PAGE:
I then went to a breakout session where Tim said this, “You’re problem is that you’re trying to live right, when all Christ ever asked you to do was die right.” He’s on to something with that, don’t you think?

The next main session was led by George Barna, the Christian researcher. He gave us a lot of research on the state of the church right now in America, and he pretty much let us know we’re in big trouble. I won’t bore you with all those (even though he highlighted the importance of children and youth ministries), but here’s what he said that leapt out at me: “Success in church is usually measured by attendance, number of staffers, square footage, class/program offerings and, of course, finances. Jesus didn’t die for any of those things. YOU WILL GET WHAT YOU MEASURE.” (emphasis mine)

Now, my presumption is that we’re in this to see lives transformed. That the end result will be love. Fruit of the Spirit. Etc. If that’s the case, how do you measure that? If we get what we measure, how do we make accurate evaluations in individuals? I wish he’d spent some time telling us how to measure love, joy, peace, patience, kindness, and all that jazz. It’ll be a good challenge to think that through.

Francis Chan, author of Crazy Love (which I recommend, as long as you skip chapters 4 & 5, which I think would lead to arrested spiritual development if followed through to their logical ends), started off with this little molotov cocktail: “Churches in Texas have a weird church/cultural thing. Nobody tells you what they really think. They say the right things, but they don’t line up their actions.” Interesting observation about the Bible Belt from someone not in it.

His basic premise was that if you decide to make your church servants for the next generation, you’ll experience various trials. A theme that ran through all the speakers was to embrace conflict and expect it. Chan’s take was that conflict requires us to be drawn to Christ, “Why would we need a Comforter if we’re pretty comfortable?” I was taken aback by Chan’s humility and loving spirit. I really enjoyed his time with us.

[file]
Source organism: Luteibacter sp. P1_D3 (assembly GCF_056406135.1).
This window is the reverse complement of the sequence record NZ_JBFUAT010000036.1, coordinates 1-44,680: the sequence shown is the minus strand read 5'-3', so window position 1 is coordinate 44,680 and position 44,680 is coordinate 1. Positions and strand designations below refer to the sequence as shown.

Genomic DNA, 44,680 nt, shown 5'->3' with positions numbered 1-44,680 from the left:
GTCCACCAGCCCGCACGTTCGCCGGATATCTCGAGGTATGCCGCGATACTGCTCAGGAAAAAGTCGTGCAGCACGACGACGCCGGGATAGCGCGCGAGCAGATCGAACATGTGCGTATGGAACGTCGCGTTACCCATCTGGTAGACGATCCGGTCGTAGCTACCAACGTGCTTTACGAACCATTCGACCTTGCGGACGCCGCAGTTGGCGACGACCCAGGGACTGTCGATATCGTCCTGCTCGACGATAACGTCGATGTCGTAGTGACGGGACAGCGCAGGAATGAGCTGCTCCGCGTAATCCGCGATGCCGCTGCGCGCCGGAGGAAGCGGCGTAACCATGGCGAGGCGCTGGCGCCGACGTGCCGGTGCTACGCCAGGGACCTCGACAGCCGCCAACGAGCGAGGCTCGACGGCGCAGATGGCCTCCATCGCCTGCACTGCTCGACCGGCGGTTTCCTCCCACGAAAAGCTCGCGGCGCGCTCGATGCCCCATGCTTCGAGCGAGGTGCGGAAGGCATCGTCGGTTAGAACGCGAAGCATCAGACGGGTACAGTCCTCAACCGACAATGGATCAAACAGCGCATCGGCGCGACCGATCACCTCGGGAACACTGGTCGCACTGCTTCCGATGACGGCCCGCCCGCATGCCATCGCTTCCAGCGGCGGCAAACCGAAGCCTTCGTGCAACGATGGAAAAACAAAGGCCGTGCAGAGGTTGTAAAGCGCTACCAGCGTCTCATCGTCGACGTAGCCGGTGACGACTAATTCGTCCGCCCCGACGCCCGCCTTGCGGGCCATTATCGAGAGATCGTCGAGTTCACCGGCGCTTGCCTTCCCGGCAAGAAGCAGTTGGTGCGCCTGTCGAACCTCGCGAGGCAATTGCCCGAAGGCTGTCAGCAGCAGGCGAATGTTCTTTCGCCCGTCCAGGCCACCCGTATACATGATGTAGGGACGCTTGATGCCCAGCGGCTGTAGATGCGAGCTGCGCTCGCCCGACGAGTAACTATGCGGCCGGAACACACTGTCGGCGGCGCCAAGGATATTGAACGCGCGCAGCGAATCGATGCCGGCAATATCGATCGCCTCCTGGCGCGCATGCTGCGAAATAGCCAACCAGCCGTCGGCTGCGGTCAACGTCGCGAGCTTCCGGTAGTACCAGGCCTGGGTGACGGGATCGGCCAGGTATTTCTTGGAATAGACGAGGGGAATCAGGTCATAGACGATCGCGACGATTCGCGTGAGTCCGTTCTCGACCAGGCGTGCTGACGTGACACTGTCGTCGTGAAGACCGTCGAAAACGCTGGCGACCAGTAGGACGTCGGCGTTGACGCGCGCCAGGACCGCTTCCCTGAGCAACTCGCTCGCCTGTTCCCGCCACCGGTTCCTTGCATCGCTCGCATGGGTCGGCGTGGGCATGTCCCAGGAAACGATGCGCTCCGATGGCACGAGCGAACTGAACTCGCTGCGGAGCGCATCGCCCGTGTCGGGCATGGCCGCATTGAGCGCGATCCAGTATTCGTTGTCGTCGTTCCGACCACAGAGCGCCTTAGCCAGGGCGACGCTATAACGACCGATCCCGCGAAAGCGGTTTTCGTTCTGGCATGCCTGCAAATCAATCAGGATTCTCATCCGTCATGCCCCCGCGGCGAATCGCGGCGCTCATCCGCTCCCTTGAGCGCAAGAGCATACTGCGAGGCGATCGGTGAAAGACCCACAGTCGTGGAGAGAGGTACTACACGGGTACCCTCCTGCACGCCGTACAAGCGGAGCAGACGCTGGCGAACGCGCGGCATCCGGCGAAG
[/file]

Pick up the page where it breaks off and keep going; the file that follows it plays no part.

Then I got to hear Donald Miller–yes, the Blue Like Jazz guy–a couple of times. He spoke on how people make movies by developing the story. Naturally, it’s about us as characters trying to write our story better. It’s his new book A Million Miles in A Thousand Years. Like Chan, he talked about how conflict actually drives a story and how important it is. Interestingly, he used the example of Adam, in the garden, pre-Fall of humanity, having conflict because he was alone…there was not a helper suitable for him.

Interestingly, I learned more and was provoked more from the writers at this conference than I was by the theologians.

One speaker talked about the importance of dying to yourself. Talks like this to pastors always make me check-out mentally. It’s more or less in the job description. But it never hurts to be reminded of this fact.

At this point, one of the additions to the worship set was “spoken word/slam” poetry. In my mind, this is beautiful when it’s done well. It was.

Another theme was how we need to get out of our comfort zones…that we need to give up our lattes and cable television and such to help out the world. Guilt-motivation was a big player–and this always rings hollow to me. Kind of like when a parent says something about eating all your food because kids are starving in Africa.

Interestingly, the speakers saying this are wearing shoes that go for over $100. Jackets for $250. The speakers would mention that they had a date night or bikes for their kids. There seems to be a drive to bash affluence, whereas Scripture seems to talk about being content in whatever your circumstances happen to be (Paul knew what it was like to have plenty, right? He also knew poverty.) There are proverbs that talk about enjoying the fruit of your labor. Affluence isn’t a reason to be guilty, although at this conference it sure felt like it. There should be a balance between compassion and wealth…but it’s all about your attitude. Suburban folks have needs, too, speakers.

Finally, one last quote that another author, Susan Isaacs, said to the pastors (she got it from a 12-step program) that really provoked my thinking, “You’re only as sick as your secrets.” Wow.

Well, there’s plenty to pour over the coffee today, kids. Have at it!